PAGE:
Colorado Governor John Hickenlooper signed new antidiscrimination protections for pregnant applicants and employees into law on June 1. This addition to Colorado’s Anti-Discrimination Act (CADA) will soon require employers to provide reasonable accommodations to pregnant applicants and employees upon request, or face discrimination claims if they fail to do so or otherwise discriminate against those making such a request. Here are a series of FAQs to help you better understand the new obligations that will soon be in effect.

Who is protected?

Unlike existing state law and the federal Americans with Disabilities Act (ADA) which only protect individuals with “disabilities,” the new law protects individuals with “conditions related to pregnancy, childbirth, or a related condition” without requiring that the conditions be disabling.

What do we need to do if we receive a request?

If an applicant or employee requests an accommodation, you must engage in a timely, good-faith, and interactive process to determine effective, reasonable accommodations and accommodate the individual unless the accommodation would impose an undue hardship.

What are “reasonable accommodations?”

“Reasonable accommodations” are defined in the law by listing examples:

  • more frequent or longer break periods;
  • more frequent restroom, food, and water breaks;
  • acquisition or modification of equipment or seating;
  • limitations on lifting;
  • temporary transfer to a less strenuous or hazardous position if available, with return to the current position after pregnancy;
  • job restructuring;
  • light duty, if available;
  • assistance with manual labor; or
  • modified work schedules.

What undue hardships might exist that would allow us to deny a request?

The law borrows the definition of “undue hardship” used in the ADA. You can deny a request if it requires “an action requiring significant difficulty or expense to the employer.” You are not required to hire new employees, discharge an employee, transfer a more senior employee, or promote another employee not qualified to perform the new job in order to accommodate an individual.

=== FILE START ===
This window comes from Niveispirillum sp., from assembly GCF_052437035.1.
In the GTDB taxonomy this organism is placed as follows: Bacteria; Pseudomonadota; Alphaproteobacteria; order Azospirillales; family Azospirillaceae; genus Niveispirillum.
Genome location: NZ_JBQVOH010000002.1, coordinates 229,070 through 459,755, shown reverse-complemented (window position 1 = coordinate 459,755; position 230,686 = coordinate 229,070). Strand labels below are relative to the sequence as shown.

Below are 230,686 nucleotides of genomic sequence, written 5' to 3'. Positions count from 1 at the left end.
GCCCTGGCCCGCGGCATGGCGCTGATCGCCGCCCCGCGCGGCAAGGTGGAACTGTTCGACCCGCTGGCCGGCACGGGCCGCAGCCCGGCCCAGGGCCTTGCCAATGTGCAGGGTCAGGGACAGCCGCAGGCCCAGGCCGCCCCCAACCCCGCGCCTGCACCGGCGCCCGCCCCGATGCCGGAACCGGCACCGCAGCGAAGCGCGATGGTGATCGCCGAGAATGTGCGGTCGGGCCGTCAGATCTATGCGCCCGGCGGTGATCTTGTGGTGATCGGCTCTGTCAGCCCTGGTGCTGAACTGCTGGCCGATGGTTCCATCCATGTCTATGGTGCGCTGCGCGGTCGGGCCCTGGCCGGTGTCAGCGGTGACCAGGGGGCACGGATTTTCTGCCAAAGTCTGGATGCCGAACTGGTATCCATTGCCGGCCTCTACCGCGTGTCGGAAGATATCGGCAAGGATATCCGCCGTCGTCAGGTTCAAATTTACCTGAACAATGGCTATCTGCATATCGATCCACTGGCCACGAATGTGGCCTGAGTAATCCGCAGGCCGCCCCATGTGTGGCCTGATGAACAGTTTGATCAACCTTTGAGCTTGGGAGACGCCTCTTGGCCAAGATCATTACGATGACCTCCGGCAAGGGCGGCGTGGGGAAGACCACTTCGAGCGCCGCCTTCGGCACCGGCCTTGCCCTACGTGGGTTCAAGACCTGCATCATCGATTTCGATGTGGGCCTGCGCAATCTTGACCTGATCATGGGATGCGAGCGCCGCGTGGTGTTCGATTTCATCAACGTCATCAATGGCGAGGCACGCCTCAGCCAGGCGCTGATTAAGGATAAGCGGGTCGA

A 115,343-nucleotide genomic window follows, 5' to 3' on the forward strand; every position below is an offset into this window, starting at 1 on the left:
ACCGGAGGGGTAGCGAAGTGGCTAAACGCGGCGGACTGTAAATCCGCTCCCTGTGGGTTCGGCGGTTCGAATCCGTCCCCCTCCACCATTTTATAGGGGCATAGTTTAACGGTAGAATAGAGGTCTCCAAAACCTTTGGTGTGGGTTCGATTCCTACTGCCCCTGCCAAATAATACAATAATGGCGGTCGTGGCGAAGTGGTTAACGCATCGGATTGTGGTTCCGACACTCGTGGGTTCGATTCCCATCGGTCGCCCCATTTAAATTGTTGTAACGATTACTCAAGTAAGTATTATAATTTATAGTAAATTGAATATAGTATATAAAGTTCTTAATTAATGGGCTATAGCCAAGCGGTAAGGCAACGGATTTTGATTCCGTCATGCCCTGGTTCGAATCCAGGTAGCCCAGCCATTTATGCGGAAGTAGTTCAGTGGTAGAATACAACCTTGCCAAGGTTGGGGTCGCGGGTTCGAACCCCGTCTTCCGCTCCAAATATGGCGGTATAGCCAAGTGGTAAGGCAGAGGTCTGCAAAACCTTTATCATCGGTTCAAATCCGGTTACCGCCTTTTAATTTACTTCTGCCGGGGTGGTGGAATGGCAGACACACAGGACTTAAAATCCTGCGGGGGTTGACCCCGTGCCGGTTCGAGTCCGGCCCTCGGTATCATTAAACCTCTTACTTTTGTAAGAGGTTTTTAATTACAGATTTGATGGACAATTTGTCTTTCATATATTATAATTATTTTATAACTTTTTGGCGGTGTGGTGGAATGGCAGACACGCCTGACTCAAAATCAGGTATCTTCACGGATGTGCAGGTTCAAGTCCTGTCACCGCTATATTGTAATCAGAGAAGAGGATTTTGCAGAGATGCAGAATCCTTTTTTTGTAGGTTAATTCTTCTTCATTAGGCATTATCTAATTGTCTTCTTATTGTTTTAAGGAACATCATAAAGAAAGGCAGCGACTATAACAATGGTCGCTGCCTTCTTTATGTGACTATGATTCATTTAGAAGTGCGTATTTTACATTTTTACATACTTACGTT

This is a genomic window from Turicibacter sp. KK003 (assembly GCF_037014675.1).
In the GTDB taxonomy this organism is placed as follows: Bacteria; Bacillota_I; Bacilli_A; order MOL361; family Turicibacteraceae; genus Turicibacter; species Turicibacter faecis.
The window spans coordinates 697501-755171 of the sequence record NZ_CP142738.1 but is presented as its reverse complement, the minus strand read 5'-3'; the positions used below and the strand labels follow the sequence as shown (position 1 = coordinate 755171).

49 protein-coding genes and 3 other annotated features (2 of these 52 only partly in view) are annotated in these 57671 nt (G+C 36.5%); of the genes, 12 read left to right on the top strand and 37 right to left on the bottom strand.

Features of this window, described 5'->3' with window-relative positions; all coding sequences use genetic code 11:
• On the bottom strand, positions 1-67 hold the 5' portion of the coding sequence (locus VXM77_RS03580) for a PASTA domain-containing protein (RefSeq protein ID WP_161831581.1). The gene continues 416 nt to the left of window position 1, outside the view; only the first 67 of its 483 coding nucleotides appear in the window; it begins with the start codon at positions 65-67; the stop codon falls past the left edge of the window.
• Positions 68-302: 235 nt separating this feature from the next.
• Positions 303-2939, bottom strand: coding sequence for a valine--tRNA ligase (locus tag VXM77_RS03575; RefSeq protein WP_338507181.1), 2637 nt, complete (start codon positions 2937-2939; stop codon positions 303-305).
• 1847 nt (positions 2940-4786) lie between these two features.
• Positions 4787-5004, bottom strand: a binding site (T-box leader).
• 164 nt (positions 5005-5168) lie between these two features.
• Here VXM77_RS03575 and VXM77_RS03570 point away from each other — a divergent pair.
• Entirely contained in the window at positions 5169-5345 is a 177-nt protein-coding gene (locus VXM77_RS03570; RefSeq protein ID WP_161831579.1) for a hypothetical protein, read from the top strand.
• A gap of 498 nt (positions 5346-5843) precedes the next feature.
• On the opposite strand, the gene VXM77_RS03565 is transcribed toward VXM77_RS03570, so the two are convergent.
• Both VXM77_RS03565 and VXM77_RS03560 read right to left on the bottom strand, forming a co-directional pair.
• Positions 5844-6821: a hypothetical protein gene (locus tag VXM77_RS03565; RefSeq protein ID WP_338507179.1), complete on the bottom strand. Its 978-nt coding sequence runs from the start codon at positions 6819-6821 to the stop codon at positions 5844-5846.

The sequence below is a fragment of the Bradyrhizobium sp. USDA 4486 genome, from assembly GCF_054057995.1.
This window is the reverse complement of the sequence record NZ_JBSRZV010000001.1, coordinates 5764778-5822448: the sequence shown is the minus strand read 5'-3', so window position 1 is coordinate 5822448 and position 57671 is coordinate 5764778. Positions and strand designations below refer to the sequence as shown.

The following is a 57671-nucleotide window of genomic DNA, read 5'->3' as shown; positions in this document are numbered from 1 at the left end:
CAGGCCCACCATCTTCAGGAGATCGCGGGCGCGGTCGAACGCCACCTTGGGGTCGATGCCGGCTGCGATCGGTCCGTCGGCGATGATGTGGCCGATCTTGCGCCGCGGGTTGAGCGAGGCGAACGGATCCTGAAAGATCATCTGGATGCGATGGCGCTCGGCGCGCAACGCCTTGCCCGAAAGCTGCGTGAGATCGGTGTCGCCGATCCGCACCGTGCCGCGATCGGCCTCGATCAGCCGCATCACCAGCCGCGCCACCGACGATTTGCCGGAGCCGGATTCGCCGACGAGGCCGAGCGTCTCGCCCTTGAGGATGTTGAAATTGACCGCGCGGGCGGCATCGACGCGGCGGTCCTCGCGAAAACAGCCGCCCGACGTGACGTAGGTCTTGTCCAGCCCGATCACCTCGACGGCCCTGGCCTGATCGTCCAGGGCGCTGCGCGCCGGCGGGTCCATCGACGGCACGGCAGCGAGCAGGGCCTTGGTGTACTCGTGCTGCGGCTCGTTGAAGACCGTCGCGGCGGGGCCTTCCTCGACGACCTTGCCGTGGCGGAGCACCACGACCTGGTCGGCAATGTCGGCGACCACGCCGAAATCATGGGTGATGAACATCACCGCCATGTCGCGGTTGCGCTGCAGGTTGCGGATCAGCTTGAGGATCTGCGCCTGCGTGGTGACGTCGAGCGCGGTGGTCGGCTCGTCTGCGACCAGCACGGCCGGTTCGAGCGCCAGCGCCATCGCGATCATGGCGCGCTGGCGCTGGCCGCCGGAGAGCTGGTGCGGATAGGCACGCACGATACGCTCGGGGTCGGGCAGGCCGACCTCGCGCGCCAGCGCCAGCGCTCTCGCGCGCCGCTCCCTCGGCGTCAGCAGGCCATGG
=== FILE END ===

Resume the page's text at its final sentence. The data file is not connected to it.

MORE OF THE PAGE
Also, you do not need to create a new position for the employee requesting accommodation unless a light duty position would be provided to “another equivalent employee.” Nor are you required to provide paid leave beyond the leave that is provided to “similarly situated employees.”

The terms “another equivalent employee” and “similarly situated employees” are not yet defined but will likely be interpreted to mean employees in similar job positions, with similar seniority, and similar restrictions on their ability to perform the essential functions of their jobs.

What is prohibited under the law?

Under the new law, you may not take adverse action against an applicant or employee who requests, uses, or needs a reasonable accommodation related to the worker’s pregnancy, physical recovery from childbirth, or a related condition. The law defines “adverse action” as an action a reasonable employee would find “materially adverse such that it might have dissuaded a reasonable worker from making or supporting a charge of discrimination.”

This is the same definition of retaliation for filing a charge of discrimination, and may have been borrowed in order to incorporate the body of law that has developed over what constitutes adverse action in that situation.

The law also prohibits you from requiring applicants or employees to accept an accommodation they have not requested or one they do not need to perform the job’s essential functions. For example, you cannot require employees to take leave if you can provide another reasonable accommodation.

Who is covered by the new law?

The law will apply to employers with one or more employees – in other words, all employers in the state of Colorado.

When will the new law go into effect?

The effective date of the new law is August 10, 2016.